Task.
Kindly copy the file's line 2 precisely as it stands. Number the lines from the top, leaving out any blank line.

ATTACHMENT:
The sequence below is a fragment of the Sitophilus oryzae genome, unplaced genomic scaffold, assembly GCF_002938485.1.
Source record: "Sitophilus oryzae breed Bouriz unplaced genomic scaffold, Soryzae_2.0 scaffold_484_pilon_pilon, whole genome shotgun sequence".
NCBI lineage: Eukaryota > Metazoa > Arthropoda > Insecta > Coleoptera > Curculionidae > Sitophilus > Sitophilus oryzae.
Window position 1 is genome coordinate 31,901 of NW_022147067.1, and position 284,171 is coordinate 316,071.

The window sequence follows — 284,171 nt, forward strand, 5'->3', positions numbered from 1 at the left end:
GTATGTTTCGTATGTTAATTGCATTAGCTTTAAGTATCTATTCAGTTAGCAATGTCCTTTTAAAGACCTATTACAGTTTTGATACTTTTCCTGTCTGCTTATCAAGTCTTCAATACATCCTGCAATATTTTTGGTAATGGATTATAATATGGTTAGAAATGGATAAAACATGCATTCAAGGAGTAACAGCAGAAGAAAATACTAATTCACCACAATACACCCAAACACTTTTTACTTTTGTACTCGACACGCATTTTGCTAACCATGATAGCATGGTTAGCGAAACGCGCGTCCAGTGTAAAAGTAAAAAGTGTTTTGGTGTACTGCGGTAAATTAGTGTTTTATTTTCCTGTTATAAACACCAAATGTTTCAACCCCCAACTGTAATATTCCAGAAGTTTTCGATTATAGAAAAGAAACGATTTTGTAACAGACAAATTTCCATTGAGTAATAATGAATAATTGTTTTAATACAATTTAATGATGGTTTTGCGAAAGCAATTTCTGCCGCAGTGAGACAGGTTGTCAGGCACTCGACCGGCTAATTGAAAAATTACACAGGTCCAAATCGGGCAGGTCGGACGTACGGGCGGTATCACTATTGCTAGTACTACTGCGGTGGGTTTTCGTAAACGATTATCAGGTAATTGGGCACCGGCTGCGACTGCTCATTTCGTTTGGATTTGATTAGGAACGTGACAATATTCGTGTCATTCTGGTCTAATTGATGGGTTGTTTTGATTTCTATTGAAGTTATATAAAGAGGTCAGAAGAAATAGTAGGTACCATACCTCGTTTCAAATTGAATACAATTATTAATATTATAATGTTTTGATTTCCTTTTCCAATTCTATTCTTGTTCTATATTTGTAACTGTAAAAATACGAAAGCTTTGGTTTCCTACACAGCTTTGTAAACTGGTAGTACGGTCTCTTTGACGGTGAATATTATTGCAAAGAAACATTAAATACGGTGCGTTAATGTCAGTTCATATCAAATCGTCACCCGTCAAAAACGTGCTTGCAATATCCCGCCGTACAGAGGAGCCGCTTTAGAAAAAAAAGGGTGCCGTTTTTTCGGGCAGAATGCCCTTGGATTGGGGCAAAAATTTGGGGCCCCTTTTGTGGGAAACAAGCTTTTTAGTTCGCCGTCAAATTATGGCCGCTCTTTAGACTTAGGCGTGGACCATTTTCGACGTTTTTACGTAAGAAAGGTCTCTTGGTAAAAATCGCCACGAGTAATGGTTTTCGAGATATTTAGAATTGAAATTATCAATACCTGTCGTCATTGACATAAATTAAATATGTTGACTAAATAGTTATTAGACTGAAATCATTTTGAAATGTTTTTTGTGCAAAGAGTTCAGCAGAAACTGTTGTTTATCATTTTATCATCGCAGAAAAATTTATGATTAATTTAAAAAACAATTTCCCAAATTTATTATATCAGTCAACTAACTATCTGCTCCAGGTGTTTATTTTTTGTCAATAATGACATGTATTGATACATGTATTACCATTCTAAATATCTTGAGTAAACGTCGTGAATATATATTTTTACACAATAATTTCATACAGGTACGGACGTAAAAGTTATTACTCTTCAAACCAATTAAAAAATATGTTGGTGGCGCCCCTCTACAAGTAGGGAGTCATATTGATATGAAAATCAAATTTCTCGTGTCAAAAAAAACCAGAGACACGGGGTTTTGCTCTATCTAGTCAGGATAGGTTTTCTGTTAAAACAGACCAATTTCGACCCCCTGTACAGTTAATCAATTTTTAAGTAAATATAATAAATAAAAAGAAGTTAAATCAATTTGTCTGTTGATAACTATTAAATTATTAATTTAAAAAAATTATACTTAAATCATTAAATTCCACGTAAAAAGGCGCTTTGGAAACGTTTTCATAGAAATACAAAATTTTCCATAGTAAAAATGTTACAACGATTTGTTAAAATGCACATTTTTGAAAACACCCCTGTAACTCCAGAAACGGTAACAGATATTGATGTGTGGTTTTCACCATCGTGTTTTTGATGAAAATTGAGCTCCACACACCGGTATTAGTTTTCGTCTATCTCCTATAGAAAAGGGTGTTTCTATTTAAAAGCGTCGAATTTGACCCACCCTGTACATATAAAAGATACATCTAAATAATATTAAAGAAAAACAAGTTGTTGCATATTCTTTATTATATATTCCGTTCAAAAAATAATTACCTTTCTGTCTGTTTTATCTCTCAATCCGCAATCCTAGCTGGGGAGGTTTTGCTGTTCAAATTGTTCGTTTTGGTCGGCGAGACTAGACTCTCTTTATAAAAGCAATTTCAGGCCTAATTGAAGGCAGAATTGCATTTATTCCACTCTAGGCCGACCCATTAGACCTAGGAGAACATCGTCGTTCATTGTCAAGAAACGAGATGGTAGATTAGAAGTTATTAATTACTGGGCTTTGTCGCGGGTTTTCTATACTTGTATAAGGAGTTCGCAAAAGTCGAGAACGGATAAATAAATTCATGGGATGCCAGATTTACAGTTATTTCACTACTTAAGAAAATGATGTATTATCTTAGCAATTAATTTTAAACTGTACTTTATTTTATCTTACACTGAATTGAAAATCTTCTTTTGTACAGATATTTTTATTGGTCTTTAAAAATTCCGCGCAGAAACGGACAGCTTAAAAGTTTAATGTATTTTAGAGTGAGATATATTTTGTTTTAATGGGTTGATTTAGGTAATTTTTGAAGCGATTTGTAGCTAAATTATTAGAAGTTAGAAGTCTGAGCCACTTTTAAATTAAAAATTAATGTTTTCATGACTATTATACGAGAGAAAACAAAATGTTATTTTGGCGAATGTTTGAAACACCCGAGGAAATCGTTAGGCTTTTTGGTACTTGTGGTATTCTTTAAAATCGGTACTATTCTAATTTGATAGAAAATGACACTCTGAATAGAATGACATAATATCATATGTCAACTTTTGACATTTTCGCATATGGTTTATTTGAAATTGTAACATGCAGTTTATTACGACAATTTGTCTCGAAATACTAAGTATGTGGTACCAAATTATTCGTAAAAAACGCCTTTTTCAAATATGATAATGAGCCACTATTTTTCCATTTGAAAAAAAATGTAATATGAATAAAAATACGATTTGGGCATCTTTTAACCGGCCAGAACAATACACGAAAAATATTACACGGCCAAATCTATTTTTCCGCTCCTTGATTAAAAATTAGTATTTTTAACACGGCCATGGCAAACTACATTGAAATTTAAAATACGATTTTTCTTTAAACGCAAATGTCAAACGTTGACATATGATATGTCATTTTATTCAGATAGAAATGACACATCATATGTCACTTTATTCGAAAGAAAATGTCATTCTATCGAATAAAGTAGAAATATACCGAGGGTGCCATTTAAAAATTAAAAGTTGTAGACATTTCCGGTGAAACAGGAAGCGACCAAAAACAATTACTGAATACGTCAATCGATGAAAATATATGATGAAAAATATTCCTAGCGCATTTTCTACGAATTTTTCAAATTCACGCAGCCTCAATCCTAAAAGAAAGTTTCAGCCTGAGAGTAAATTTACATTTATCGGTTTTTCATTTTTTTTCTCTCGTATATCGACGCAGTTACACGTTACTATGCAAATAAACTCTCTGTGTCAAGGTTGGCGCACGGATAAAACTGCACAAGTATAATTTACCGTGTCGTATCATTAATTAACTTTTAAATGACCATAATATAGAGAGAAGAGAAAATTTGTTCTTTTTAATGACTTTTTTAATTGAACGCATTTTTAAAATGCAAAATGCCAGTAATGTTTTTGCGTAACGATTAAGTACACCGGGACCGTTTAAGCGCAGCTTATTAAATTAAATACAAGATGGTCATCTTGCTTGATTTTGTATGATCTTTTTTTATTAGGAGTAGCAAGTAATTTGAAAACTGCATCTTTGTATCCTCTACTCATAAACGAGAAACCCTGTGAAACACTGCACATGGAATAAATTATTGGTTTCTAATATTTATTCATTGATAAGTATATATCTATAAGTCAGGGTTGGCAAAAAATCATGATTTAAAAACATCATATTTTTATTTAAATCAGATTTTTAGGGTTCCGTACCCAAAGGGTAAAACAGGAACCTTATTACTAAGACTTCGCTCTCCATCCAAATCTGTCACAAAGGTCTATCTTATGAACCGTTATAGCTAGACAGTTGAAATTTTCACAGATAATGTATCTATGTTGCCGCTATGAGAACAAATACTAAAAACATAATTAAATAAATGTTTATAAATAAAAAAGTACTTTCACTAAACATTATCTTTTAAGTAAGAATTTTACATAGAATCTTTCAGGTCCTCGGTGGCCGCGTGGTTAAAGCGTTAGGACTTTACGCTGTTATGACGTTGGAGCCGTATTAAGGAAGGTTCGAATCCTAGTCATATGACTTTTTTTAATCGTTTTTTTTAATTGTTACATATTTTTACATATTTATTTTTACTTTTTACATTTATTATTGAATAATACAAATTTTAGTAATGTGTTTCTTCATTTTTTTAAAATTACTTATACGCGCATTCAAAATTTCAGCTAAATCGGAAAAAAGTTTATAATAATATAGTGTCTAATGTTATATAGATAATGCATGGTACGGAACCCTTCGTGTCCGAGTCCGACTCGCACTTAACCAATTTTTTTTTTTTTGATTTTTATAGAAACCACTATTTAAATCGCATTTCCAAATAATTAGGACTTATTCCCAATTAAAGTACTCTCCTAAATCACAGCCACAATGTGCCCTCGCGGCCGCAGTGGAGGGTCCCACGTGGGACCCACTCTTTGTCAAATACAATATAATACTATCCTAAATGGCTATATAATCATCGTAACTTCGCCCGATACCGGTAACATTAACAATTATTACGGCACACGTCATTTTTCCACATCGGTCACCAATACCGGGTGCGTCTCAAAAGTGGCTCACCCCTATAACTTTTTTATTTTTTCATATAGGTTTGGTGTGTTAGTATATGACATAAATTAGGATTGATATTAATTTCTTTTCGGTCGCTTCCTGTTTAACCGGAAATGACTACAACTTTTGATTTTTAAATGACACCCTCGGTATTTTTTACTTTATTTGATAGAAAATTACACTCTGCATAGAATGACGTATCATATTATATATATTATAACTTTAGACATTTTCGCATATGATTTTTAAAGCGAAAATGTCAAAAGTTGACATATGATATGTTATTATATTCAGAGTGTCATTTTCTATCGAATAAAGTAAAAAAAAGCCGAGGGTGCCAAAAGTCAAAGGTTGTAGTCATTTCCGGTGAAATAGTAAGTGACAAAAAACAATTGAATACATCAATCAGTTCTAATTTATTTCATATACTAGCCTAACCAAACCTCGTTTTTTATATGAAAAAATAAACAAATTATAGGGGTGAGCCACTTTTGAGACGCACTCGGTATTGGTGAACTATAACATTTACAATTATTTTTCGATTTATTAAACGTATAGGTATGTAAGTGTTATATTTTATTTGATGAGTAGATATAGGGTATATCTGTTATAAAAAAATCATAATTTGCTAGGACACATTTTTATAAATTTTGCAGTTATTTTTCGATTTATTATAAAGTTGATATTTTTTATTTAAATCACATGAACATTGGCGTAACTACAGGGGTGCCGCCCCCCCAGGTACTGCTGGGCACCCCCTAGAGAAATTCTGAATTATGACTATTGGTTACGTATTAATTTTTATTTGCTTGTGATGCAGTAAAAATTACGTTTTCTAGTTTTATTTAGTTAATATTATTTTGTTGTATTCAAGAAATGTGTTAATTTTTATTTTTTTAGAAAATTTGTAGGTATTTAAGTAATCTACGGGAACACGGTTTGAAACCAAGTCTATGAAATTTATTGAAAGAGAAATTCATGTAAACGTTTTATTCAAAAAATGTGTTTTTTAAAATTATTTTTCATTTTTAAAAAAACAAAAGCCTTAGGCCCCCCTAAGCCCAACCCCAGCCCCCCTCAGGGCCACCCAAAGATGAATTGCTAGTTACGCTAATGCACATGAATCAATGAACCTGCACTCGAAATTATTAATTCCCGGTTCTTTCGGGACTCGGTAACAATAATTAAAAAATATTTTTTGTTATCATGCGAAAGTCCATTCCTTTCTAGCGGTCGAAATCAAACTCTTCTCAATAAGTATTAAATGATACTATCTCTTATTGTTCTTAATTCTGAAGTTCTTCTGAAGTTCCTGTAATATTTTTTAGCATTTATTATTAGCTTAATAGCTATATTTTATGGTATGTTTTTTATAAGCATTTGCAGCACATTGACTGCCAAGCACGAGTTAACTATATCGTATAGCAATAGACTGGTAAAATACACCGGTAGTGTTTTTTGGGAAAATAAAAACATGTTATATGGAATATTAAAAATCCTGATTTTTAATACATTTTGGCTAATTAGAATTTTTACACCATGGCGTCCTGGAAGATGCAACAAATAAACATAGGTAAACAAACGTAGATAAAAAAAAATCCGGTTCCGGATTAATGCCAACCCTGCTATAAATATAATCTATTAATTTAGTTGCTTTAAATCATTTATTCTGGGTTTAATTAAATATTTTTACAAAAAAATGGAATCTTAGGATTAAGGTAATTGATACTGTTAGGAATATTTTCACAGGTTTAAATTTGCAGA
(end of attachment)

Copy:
Source record: "Sitophilus oryzae breed Bouriz unplaced genomic scaffold, Soryzae_2.0 scaffold_484_pilon_pilon, whole genome shotgun sequence".